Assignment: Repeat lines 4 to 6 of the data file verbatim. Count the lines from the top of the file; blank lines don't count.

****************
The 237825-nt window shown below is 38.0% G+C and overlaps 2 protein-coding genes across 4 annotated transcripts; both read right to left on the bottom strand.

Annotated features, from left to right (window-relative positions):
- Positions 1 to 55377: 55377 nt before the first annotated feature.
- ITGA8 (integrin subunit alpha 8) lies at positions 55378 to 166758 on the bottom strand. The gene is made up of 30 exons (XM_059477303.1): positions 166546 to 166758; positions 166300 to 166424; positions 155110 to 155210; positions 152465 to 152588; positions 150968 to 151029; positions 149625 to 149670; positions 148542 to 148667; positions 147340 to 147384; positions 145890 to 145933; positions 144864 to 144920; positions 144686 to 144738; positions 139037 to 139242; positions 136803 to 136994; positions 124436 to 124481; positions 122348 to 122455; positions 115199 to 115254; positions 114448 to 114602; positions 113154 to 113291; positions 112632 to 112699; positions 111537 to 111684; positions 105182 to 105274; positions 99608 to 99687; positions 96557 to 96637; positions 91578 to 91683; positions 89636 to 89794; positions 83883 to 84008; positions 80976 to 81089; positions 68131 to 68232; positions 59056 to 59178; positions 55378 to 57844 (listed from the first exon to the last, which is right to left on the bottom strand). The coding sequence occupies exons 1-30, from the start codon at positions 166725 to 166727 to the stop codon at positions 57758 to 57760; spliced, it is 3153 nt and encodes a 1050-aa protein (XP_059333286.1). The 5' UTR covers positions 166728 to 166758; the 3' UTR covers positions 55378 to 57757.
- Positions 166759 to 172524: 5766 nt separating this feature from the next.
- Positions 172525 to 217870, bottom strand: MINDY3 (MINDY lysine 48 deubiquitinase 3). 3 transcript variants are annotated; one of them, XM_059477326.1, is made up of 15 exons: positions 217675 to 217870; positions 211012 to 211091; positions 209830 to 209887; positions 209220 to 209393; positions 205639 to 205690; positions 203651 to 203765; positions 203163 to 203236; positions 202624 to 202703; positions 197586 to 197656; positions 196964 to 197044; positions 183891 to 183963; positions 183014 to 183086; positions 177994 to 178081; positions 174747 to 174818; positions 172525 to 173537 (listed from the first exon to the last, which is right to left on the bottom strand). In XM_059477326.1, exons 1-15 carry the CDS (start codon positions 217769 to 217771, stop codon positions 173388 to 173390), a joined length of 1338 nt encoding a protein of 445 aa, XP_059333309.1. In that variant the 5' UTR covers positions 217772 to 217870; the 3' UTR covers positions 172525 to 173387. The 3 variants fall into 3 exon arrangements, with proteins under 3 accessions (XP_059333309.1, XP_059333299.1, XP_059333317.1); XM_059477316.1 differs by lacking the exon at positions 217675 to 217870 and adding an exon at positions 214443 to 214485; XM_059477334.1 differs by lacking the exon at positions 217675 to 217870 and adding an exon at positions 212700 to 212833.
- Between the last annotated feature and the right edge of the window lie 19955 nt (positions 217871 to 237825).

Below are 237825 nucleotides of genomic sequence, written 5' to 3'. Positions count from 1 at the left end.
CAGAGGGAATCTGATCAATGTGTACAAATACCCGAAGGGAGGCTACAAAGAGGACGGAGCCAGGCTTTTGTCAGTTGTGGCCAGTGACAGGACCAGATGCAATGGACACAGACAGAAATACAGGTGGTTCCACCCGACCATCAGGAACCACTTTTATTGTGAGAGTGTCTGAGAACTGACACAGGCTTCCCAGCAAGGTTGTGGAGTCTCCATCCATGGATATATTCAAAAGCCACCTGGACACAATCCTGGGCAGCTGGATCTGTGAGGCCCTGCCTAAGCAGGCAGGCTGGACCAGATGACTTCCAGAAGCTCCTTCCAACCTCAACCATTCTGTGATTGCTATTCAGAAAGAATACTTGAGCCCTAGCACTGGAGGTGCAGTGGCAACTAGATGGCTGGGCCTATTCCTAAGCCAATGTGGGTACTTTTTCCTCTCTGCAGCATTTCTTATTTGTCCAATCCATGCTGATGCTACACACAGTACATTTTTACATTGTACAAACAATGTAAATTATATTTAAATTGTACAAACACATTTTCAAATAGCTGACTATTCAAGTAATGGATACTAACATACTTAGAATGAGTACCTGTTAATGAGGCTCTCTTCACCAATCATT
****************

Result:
- ITGA8 (integrin subunit alpha 8) lies at positions 55378 to 166758 on the bottom strand. The gene is made up of 30 exons (XM_059477303.1): positions 166546 to 166758; positions 166300 to 166424; positions 155110 to 155210; positions 152465 to 152588; positions 150968 to 151029; positions 149625 to 149670; positions 148542 to 148667; positions 147340 to 147384; positions 145890 to 145933; positions 144864 to 144920; positions 144686 to 144738; positions 139037 to 139242; positions 136803 to 136994; positions 124436 to 124481; positions 122348 to 122455; positions 115199 to 115254; positions 114448 to 114602; positions 113154 to 113291; positions 112632 to 112699; positions 111537 to 111684; positions 105182 to 105274; positions 99608 to 99687; positions 96557 to 96637; positions 91578 to 91683; positions 89636 to 89794; positions 83883 to 84008; positions 80976 to 81089; positions 68131 to 68232; positions 59056 to 59178; positions 55378 to 57844 (listed from the first exon to the last, which is right to left on the bottom strand). The coding sequence occupies exons 1-30, from the start codon at positions 166725 to 166727 to the stop codon at positions 57758 to 57760; spliced, it is 3153 nt and encodes a 1050-aa protein (XP_059333286.1). The 5' UTR covers positions 166728 to 166758; the 3' UTR covers positions 55378 to 57757.
- Positions 166759 to 172524: 5766 nt separating this feature from the next.
- Positions 172525 to 217870, bottom strand: MINDY3 (MINDY lysine 48 deubiquitinase 3). 3 transcript variants are annotated; one of them, XM_059477326.1, is made up of 15 exons: positions 217675 to 217870; positions 211012 to 211091; positions 209830 to 209887; positions 209220 to 209393; positions 205639 to 205690; positions 203651 to 203765; positions 203163 to 203236; positions 202624 to 202703; positions 197586 to 197656; positions 196964 to 197044; positions 183891 to 183963; positions 183014 to 183086; positions 177994 to 178081; positions 174747 to 174818; positions 172525 to 173537 (listed from the first exon to the last, which is right to left on the bottom strand). In XM_059477326.1, exons 1-15 carry the CDS (start codon positions 217769 to 217771, stop codon positions 173388 to 173390), a joined length of 1338 nt encoding a protein of 445 aa, XP_059333309.1. In that variant the 5' UTR covers positions 217772 to 217870; the 3' UTR covers positions 172525 to 173387. The 3 variants fall into 3 exon arrangements, with proteins under 3 accessions (XP_059333309.1, XP_059333299.1, XP_059333317.1); XM_059477316.1 differs by lacking the exon at positions 217675 to 217870 and adding an exon at positions 214443 to 214485; XM_059477334.1 differs by lacking the exon at positions 217675 to 217870 and adding an exon at positions 212700 to 212833.